|One of the many online games that currently occupy my steam library.|
According to most industry gurus and console slinging tycoons, every blockbuster game has to have a killer online multi-player mode. Thinking back to the hits of 2007, Call of Duty still stands out from the pack, dominating sales through mid spring of 2008. The combination of customizable classes and an MMO style leveling system did well to secure it a solid following. Halo 3 also came out of the gates strong, with added level editing, saved films and customizable armor topping off its already solid multi-player offerings.
I've played both of these games a lot. I've been a fan of the Halo franchise since its inception on the original Xbox. I have many saved films showing off my exploits, both epic and comic. I've finally reached prestige mode on Call of Duty 4 and am an established sneaky bastard. Yet apart from these two departures, I rarely play games online.
It's something I come by honestly. I prefer a single-player campaign. If I can get a co-operative campaign I'm even happier, but I can't bring myself to get too interested in online multi-player. That's all I've really ever said about it. I haven't taken the time to sit down and puzzle out this conundrum.
I play a lot of shooters. Back in the day I was a big Time splitters fan. I can still remember the five hour capture the flag game my friend Levi and I sat down to. We filled the ranks of a two monkey team against an army of Robofish. One hit kills, Crossbows and bricks. When victory was finally ours, we felt we had really accomplished something special. That was a great multi-player experience, but it was one I shared with a friend in the same room.
That's where I earned most of my multi-player chops in fact. In the same room as my opponent. Games like Worms, Goldeneye, Halo, Perfect Dark, Turok, Tanks, Super Smash Brothers Melee, the list goes on. Most of my dearest gaming memories are of games with people I didn't have to communicate with via headset or keyboard. That group dynamic, especially the larger team-based games really kindled something in me. It's something I can't recreate when matched with random people over Live or PSN. Though if that's true, I shouldn't enjoy COD4 or Halo 3 nearly as much as I do.
Campaign modes really draw me in. I like being part of an arcing narrative (especially if I can drag a friend along with me). I need an objective, a clear idea of the world around me and my enemies in it. I yearn for the kills I get to mean something in the grand scheme. I will play a campaign hundreds of times, just because I love them so much. The Halo franchise didn't have the most compelling narrative of all time, despite its strong suits, but it did offer me a co-operative campaign option, which I happily snapped up.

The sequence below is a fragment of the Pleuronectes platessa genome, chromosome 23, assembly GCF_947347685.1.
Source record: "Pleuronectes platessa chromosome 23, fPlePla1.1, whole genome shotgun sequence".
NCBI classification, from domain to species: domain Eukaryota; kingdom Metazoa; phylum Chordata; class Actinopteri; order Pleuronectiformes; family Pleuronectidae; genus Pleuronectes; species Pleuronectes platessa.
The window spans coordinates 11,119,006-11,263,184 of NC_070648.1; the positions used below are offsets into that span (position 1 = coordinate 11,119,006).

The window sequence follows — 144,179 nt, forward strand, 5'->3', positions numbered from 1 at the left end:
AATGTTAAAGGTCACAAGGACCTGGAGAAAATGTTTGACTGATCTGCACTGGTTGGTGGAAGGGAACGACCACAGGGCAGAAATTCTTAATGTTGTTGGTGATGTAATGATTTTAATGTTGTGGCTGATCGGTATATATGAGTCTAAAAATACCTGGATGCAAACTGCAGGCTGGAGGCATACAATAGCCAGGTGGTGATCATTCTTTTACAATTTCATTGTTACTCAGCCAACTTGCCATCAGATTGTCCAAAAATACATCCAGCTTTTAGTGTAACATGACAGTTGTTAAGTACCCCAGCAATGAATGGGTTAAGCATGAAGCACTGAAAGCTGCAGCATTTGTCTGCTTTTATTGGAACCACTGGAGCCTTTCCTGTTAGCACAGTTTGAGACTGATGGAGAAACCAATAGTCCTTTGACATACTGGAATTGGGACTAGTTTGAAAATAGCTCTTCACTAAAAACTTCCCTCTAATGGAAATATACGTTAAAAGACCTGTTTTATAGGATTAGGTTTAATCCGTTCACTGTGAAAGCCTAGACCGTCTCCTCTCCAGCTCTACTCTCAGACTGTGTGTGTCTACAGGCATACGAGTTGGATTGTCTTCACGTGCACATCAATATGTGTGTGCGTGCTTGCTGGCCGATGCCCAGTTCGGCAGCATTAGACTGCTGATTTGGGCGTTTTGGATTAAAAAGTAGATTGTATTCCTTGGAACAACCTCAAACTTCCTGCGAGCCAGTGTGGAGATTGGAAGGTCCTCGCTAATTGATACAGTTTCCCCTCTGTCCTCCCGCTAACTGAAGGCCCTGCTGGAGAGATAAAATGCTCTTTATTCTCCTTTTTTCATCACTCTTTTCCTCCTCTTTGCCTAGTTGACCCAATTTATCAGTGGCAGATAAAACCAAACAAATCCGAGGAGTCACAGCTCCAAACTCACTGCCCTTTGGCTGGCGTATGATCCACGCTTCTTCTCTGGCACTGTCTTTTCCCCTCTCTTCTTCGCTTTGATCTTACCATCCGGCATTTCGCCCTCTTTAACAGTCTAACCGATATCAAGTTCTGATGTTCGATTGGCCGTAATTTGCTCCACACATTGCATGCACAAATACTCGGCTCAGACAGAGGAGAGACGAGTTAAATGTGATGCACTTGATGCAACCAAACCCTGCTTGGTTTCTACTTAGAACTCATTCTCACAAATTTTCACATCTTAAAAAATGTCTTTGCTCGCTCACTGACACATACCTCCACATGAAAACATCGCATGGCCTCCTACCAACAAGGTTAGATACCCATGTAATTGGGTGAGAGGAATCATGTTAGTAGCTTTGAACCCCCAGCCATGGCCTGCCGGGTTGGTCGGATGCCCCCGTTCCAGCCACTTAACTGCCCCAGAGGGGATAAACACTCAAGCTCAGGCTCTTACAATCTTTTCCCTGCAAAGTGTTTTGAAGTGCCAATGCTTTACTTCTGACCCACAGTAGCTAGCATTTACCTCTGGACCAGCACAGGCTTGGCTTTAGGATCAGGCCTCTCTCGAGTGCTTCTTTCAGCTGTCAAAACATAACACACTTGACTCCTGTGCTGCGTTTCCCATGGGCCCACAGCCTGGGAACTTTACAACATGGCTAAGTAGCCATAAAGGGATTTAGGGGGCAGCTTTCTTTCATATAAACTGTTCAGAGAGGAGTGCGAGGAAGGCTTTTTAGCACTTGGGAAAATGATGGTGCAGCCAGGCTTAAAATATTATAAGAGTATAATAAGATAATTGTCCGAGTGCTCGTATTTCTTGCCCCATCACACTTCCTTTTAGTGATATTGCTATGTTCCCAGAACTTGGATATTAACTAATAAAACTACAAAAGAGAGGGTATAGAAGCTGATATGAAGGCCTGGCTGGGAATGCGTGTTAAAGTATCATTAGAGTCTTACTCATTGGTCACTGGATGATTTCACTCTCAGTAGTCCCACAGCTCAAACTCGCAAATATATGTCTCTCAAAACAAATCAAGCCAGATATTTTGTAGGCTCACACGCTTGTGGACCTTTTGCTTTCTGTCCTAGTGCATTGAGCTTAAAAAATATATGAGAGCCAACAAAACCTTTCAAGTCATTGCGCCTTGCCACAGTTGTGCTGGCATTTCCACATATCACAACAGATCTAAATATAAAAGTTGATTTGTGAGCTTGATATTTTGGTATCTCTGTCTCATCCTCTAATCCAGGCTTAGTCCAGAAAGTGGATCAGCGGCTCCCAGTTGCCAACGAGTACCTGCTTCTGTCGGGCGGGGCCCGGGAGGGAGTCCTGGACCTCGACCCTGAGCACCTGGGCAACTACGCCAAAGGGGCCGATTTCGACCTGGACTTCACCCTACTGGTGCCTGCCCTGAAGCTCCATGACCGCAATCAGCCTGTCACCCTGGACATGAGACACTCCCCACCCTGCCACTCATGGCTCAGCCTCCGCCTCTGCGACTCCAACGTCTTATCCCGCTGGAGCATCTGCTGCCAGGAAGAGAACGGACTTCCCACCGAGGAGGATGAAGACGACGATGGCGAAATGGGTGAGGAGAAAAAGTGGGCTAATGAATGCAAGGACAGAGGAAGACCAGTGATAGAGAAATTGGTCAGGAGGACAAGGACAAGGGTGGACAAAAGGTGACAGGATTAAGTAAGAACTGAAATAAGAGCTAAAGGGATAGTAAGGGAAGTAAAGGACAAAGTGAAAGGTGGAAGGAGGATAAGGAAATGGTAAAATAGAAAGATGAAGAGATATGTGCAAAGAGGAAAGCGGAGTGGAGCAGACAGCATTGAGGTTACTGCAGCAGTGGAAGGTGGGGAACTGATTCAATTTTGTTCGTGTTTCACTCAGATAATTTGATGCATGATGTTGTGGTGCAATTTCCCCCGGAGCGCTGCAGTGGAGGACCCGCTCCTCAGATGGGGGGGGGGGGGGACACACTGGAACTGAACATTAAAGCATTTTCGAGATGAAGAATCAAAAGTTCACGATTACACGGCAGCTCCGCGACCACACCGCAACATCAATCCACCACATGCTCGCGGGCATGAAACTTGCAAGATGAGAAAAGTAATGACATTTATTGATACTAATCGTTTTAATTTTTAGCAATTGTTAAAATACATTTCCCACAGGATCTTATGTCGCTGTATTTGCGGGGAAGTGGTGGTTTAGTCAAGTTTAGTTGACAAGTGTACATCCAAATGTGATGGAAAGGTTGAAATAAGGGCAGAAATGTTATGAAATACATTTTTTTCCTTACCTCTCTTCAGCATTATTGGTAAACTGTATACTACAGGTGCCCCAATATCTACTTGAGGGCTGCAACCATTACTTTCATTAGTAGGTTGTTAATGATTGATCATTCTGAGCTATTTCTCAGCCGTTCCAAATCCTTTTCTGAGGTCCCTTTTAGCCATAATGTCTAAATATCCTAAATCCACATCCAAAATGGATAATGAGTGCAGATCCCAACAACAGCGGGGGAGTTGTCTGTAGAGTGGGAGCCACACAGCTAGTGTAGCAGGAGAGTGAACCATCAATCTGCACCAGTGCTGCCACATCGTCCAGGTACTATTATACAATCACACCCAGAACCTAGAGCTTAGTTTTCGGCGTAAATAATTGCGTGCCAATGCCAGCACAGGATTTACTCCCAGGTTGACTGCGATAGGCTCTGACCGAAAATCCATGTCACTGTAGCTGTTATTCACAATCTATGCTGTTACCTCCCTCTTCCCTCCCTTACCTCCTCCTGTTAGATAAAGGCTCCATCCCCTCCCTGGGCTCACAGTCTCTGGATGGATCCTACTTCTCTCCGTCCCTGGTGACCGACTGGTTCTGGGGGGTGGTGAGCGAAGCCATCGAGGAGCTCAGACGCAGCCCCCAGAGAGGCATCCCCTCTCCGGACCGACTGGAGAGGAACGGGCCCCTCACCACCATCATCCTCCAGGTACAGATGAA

Single-player games like Oblivion, Mass Effect, and their ilk are really the core of my gaming experience. I think that's why 2007 was such a stand out year in gaming for me. I had a slew of single-player only games that I found compelling and creative. Yet despite wonderful offerings from Assassin's Creed and Mass Effect (the game that sold me on the 360 two years before it was actually released) there was one game that everyone stood up to recognize.
Portal delivered a complex narrative web with only one speaking character that was not only intriguing but very very funny. My favorite line "Momentum, a function of mass and velocity, is preserved between portals. In layman's, 'speedy thing goes in, speedy thing comes out.'" The gameplay was mind bending, every inch of that game was spit polished and gleaming My only- THE only- complaint was that it was too damn short.
I'm a child of adventure games and slow connections at heart. I wasn't there for the start of the online gaming phase, I was still browsing for a Riven walkthrough on a 28.8 modem. I missed out on Tribes because my Packard Bell couldn't run it. I wasn't able to play all the sweet online games so I had to content myself with single player games. I've played and beaten every Lucasarts adventure game from Maniac Mansion to Escape From Monkey Island (Full Throttle has always been my favorite. Can't explain why). I solved Myst: End of Ages in five hours. Name a Total War game and I own it. I've thrown money at Bioware like a crippled man at a tent revival. I am the master of unlocking. I fear the air-raid siren. This is how I got into games.
Despite my humble beginnings, certain multi-player titles peak my interest. COD4 kept me playing with its reward system and strong team-based gameplay. Halo 3 has its co-op campaign and the Forge where I can tweak the game to serve my dark needs. But even these don't offer enough in the end.
To be perfectly honest, the only thing that really keeps me online is the ability to play with friends. I am happiest when I can sit down and play a few rounds with my wife and close friends. It's a joy to share an experience I enjoy so much with the people I care about. Plus, your round, shiny EVA helmet makes an easy target from across the map.